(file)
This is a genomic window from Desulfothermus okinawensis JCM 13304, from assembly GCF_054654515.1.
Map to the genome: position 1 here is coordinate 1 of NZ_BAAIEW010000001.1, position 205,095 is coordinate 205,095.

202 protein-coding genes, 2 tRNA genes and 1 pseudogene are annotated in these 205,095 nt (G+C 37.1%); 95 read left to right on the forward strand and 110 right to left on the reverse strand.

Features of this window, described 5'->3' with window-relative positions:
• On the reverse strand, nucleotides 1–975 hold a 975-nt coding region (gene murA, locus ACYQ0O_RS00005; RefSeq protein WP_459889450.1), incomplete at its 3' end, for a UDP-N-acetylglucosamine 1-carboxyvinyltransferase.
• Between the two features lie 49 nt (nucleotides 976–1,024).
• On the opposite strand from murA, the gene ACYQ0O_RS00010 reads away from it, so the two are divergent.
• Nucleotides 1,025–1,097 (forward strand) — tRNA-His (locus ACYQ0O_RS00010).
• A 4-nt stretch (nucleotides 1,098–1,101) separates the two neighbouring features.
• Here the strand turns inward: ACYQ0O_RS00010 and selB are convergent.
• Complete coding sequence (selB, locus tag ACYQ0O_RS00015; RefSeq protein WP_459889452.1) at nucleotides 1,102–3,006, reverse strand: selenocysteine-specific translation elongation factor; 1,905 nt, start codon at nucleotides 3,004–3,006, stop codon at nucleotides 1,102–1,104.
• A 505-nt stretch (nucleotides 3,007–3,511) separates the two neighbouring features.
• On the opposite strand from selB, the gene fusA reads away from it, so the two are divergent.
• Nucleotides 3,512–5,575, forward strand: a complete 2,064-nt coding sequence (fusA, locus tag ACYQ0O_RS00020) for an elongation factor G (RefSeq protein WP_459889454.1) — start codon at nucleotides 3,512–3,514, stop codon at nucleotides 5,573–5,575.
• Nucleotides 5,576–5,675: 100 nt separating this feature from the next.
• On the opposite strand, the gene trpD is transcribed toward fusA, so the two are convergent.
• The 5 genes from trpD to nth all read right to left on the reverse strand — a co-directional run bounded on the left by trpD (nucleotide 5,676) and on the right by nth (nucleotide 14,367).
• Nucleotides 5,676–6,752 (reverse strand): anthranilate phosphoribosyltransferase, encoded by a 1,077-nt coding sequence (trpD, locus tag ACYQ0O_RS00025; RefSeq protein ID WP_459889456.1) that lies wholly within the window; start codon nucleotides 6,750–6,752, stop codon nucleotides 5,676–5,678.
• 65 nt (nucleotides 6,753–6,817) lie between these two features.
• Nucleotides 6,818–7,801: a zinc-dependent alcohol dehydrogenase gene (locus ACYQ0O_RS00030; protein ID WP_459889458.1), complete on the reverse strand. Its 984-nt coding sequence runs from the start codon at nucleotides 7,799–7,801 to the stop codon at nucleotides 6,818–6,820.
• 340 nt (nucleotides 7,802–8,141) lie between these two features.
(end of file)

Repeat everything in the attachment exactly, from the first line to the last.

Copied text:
This is a genomic window from Desulfothermus okinawensis JCM 13304, from assembly GCF_054654515.1.
Map to the genome: position 1 here is coordinate 1 of NZ_BAAIEW010000001.1, position 205,095 is coordinate 205,095.

202 protein-coding genes, 2 tRNA genes and 1 pseudogene are annotated in these 205,095 nt (G+C 37.1%); 95 read left to right on the forward strand and 110 right to left on the reverse strand.

Features of this window, described 5'->3' with window-relative positions:
• On the reverse strand, nucleotides 1–975 hold a 975-nt coding region (gene murA, locus ACYQ0O_RS00005; RefSeq protein WP_459889450.1), incomplete at its 3' end, for a UDP-N-acetylglucosamine 1-carboxyvinyltransferase.
• Between the two features lie 49 nt (nucleotides 976–1,024).
• On the opposite strand from murA, the gene ACYQ0O_RS00010 reads away from it, so the two are divergent.
• Nucleotides 1,025–1,097 (forward strand) — tRNA-His (locus ACYQ0O_RS00010).
• A 4-nt stretch (nucleotides 1,098–1,101) separates the two neighbouring features.
• Here the strand turns inward: ACYQ0O_RS00010 and selB are convergent.
• Complete coding sequence (selB, locus tag ACYQ0O_RS00015; RefSeq protein WP_459889452.1) at nucleotides 1,102–3,006, reverse strand: selenocysteine-specific translation elongation factor; 1,905 nt, start codon at nucleotides 3,004–3,006, stop codon at nucleotides 1,102–1,104.
• A 505-nt stretch (nucleotides 3,007–3,511) separates the two neighbouring features.
• On the opposite strand from selB, the gene fusA reads away from it, so the two are divergent.
• Nucleotides 3,512–5,575, forward strand: a complete 2,064-nt coding sequence (fusA, locus tag ACYQ0O_RS00020) for an elongation factor G (RefSeq protein WP_459889454.1) — start codon at nucleotides 3,512–3,514, stop codon at nucleotides 5,573–5,575.
• Nucleotides 5,576–5,675: 100 nt separating this feature from the next.
• On the opposite strand, the gene trpD is transcribed toward fusA, so the two are convergent.
• The 5 genes from trpD to nth all read right to left on the reverse strand — a co-directional run bounded on the left by trpD (nucleotide 5,676) and on the right by nth (nucleotide 14,367).
• Nucleotides 5,676–6,752 (reverse strand): anthranilate phosphoribosyltransferase, encoded by a 1,077-nt coding sequence (trpD, locus tag ACYQ0O_RS00025; RefSeq protein ID WP_459889456.1) that lies wholly within the window; start codon nucleotides 6,750–6,752, stop codon nucleotides 5,676–5,678.
• 65 nt (nucleotides 6,753–6,817) lie between these two features.
• Nucleotides 6,818–7,801: a zinc-dependent alcohol dehydrogenase gene (locus ACYQ0O_RS00030; protein ID WP_459889458.1), complete on the reverse strand. Its 984-nt coding sequence runs from the start codon at nucleotides 7,799–7,801 to the stop codon at nucleotides 6,818–6,820.
• 340 nt (nucleotides 7,802–8,141) lie between these two features.